She goes into the open bedroom and looks at her wound in the mirror. ‘Christ, what a sight.’ She unbuttons her trousers and lets them slip down. She has long legs, and well-shaped thighs. She takes off her shirt and bra, and puts on a bathrobe that falls smoothly round her body. I can see the base and curves of her breasts. She drops her panties and turns towards me. ‘Getting an eyeful, are we?’ she asks provocatively. I quickly look away.
‘I don’t mind. I’m going to have a bath. Will you make us some tea?’
She goes into the bathroom. I can hear the water sploshing as she sinks into it.
‘Wow, that’s great. Can you bring my tea in here?’
I can hear her humming as I search the kitchen cupboards for tea.
‘Are you coming? I’m bored.’
‘There aren’t any clean cups,’ I call.
‘Then wash one.’
‘Sure,’ I mutter. ‘Shall I vacuum the place while I’m about it?’
‘No, I can think of something better.’
I take her tea into the bathroom. There’s no lather. She’s lying there, looking very desirable, up to her ears in hot water.
‘Coming in too?’
I look at her doubtfully.
‘I’ve got a flight to catch.’
She waves this aside. ‘You’ll make it – or you can catch another one.’
It doesn’t take me long to decide. I take off my shirt and trousers, and stand before her in my boxer shorts.
‘Not bad,’ she says. ‘The tall dark stranger. And those too,’ she adds, pointing to my boxers. I do what I’m told.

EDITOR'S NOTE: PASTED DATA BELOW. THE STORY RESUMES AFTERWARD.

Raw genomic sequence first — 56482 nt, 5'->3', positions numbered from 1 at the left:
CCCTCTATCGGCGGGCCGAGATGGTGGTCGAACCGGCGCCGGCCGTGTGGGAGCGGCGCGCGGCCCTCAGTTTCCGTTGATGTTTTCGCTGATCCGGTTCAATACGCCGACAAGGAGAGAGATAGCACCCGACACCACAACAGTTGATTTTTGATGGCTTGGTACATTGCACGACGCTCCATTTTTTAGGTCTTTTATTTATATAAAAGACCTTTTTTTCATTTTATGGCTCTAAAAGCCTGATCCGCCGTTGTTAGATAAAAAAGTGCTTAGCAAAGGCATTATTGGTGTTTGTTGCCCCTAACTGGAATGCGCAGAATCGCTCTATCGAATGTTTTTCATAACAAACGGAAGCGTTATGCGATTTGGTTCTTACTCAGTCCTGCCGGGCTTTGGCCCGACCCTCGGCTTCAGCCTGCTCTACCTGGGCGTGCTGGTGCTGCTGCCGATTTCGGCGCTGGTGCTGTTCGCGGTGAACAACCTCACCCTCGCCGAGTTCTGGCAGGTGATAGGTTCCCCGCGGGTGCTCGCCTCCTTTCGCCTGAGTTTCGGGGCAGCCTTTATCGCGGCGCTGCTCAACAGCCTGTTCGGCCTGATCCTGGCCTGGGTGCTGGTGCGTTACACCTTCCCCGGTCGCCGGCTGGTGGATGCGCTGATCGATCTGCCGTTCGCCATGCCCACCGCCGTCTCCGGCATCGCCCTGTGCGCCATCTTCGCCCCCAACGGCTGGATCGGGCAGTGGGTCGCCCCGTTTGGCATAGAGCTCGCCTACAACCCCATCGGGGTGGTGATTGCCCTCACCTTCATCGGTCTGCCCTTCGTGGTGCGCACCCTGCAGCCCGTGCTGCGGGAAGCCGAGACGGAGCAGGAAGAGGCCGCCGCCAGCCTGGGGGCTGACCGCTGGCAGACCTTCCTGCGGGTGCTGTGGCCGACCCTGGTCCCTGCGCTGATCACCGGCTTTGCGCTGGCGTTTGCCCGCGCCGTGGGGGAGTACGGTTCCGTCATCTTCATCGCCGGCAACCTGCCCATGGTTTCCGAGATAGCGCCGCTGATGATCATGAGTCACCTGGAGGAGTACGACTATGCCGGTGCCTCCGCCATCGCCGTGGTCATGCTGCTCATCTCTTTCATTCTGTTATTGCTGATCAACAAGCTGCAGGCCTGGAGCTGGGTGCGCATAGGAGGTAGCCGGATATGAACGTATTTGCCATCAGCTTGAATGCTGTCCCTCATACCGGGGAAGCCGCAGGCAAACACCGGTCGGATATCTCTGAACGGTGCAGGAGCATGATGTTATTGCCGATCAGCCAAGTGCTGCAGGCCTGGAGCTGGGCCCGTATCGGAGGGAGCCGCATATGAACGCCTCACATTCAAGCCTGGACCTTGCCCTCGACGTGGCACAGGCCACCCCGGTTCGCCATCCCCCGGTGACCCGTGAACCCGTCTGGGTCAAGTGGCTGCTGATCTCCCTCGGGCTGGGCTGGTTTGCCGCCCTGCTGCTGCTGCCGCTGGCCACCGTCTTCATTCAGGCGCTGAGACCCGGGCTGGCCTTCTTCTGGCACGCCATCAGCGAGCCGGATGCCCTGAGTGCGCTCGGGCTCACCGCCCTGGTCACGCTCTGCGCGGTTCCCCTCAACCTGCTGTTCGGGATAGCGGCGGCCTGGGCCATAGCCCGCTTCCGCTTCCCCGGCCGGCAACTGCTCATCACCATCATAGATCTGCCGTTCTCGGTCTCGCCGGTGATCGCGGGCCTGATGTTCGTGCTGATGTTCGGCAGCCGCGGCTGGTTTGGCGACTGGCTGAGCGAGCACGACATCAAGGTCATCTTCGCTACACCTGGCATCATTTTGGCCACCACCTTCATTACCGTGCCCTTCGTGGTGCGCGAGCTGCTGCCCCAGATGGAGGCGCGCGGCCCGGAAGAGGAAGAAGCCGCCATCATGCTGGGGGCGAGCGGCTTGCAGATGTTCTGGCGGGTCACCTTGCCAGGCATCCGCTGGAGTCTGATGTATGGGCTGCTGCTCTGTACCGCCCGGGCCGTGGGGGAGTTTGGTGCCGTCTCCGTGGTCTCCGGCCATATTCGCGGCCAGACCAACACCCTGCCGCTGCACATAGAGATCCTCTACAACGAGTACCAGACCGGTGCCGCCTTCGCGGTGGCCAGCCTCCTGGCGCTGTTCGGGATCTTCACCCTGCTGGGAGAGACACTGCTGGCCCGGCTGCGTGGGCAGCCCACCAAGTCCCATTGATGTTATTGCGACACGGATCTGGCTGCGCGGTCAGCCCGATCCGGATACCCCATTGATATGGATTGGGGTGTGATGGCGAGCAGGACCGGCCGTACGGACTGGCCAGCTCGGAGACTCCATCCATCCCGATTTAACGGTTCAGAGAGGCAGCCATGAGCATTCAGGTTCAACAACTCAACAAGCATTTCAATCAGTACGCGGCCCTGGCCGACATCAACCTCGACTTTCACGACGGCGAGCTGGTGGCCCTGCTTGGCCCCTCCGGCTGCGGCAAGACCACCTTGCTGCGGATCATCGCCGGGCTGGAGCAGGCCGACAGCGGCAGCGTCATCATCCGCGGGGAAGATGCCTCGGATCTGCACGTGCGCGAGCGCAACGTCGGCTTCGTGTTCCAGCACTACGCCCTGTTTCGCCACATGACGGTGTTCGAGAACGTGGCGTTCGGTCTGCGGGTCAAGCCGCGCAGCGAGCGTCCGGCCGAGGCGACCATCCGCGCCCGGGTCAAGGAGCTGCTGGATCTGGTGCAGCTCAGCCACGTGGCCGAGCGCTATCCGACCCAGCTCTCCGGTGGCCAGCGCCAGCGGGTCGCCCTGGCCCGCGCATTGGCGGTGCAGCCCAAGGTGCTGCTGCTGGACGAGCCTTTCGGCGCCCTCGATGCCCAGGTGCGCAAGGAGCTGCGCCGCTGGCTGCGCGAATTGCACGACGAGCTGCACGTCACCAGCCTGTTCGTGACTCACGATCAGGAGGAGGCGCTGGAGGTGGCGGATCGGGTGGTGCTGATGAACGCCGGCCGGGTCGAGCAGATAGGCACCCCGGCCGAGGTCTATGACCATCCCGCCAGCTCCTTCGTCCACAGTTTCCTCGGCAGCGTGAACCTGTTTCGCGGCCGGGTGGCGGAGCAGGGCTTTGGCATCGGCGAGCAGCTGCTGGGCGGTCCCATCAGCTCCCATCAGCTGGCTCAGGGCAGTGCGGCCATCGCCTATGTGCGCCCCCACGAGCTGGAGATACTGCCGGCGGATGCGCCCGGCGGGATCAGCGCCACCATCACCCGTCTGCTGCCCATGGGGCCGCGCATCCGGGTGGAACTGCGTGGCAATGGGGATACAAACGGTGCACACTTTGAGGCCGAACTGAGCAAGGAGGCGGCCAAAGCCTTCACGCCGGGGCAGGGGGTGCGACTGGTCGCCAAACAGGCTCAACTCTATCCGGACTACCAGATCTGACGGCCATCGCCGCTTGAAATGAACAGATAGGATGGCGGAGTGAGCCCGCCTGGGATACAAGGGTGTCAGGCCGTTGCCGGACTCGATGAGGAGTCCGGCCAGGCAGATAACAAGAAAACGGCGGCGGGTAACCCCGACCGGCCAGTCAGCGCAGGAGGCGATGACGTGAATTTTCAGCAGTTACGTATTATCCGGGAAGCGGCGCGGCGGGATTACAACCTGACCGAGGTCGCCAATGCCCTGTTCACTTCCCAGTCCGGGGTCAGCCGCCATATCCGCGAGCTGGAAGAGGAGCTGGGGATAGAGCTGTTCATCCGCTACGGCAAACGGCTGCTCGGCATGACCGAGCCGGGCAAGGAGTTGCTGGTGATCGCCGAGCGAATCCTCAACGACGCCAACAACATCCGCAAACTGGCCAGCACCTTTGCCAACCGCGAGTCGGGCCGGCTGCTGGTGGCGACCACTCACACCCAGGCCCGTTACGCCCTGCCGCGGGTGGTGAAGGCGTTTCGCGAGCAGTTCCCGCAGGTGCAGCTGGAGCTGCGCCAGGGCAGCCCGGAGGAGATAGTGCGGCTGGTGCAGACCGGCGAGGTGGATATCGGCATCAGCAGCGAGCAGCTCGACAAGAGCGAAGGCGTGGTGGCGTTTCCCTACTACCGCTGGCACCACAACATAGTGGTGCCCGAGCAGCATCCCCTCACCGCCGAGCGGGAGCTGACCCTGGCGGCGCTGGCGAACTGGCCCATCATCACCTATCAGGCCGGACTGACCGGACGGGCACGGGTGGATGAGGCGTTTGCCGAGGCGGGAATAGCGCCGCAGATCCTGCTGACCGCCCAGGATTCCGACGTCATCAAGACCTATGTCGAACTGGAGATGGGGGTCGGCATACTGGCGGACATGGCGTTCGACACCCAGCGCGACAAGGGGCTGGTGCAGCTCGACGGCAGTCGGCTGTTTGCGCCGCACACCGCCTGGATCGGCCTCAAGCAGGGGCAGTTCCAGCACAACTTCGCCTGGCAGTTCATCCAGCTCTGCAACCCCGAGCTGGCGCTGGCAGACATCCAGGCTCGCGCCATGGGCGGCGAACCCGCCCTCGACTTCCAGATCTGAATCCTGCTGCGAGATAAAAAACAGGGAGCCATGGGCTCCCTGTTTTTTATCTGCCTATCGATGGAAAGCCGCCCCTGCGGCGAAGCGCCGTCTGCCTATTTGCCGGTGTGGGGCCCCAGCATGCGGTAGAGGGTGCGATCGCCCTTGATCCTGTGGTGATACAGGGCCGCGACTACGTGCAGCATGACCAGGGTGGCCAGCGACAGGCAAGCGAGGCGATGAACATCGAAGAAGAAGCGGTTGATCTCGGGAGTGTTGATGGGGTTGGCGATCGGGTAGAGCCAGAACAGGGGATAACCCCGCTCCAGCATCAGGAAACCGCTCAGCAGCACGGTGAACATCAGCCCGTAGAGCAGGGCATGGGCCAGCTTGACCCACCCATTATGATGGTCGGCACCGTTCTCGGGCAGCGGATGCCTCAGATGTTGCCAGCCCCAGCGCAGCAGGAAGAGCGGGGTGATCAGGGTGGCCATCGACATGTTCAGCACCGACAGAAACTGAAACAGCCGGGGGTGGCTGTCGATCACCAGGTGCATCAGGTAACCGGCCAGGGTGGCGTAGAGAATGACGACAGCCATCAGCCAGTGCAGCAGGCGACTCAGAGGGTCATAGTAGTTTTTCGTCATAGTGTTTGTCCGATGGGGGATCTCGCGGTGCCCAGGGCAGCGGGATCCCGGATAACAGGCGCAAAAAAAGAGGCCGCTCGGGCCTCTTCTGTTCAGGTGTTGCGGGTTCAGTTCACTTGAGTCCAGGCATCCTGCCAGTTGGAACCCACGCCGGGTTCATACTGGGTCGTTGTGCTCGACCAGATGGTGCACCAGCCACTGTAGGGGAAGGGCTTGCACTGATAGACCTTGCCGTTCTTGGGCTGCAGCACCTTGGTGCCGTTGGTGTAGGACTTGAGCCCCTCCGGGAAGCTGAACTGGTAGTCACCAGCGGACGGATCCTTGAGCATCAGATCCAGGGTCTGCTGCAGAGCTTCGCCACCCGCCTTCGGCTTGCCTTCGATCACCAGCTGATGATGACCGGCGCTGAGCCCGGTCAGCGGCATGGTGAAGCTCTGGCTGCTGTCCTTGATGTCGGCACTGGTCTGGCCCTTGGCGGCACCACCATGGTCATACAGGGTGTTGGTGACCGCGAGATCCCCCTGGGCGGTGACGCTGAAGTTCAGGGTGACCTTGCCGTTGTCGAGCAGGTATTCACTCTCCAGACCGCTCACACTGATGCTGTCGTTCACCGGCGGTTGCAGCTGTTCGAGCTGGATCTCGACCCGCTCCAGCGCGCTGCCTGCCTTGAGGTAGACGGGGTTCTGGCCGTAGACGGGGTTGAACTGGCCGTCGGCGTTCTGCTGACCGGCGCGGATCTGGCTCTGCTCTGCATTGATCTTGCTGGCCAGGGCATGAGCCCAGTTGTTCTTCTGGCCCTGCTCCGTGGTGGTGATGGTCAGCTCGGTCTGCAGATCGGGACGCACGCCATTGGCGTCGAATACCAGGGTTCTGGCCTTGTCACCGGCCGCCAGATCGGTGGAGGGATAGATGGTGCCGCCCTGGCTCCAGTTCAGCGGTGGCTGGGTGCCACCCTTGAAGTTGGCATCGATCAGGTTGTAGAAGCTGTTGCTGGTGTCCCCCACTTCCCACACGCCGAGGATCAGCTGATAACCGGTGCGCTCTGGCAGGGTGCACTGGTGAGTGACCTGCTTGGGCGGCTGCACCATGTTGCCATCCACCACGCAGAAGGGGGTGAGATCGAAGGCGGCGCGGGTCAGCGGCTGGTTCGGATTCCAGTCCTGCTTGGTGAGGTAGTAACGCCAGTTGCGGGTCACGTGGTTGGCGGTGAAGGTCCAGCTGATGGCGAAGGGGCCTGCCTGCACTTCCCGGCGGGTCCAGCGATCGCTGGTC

I rotate slowly so she can inspect me.
‘Fine, now we’re equal.’ She laughs.
When I quietly slip out of bed at dawn, she’s already asleep. I pick up my clothes from the ground and leave without waking her.
Later that day I’m driving along the sunny Finchley Road to Mayfair for a lunch appointment with a private investor. On an impulse I decide to pay my father in North London a visit.
He sits opposite me, drinking tea. His grey hair is cut short. He’s still well-built, and as strong as an ox. In the bookcase photographs of his four children, by three different mothers, his youngest son is just starting school. His girlfriend brings us sugar cubes and leaves us alone. He observes me from top to toe. We both say nothing for a while.
‘So? What’s the matter?’
I shift awkwardly.
‘I’m going to be a father,’ I say hesitantly.
He claps his hands in delight.
‘At last. I thought you’d never get round to it. So why are you so gloomy?’
‘Because I’m afraid.’
He waves this aside.
‘Afraid of what?’
‘I don’t know. It’s so final. What if I regret it?’
‘There’s nothing to be afraid of. Bringing up children is dead easy.’
‘What makes you say that?’
‘Look at yourself, your sister, your younger brothers. You’re all doing fine, aren’t you? Let me tell you, it was no sweat. Pure instinct.’
I can’t deny that instinct is his guide.
‘But that’s the whole point,’ I say. ‘My instinct’s letting me down.’
He looks at me disappointedly.
‘Europe’s got hold of you. You think you have to be in control of your life. Let me tell you, there’s nothing more boring than that. Leave being “good” to pious Muslims and European moralists or whoever. Trying to keep in control is for people who are afraid of living.’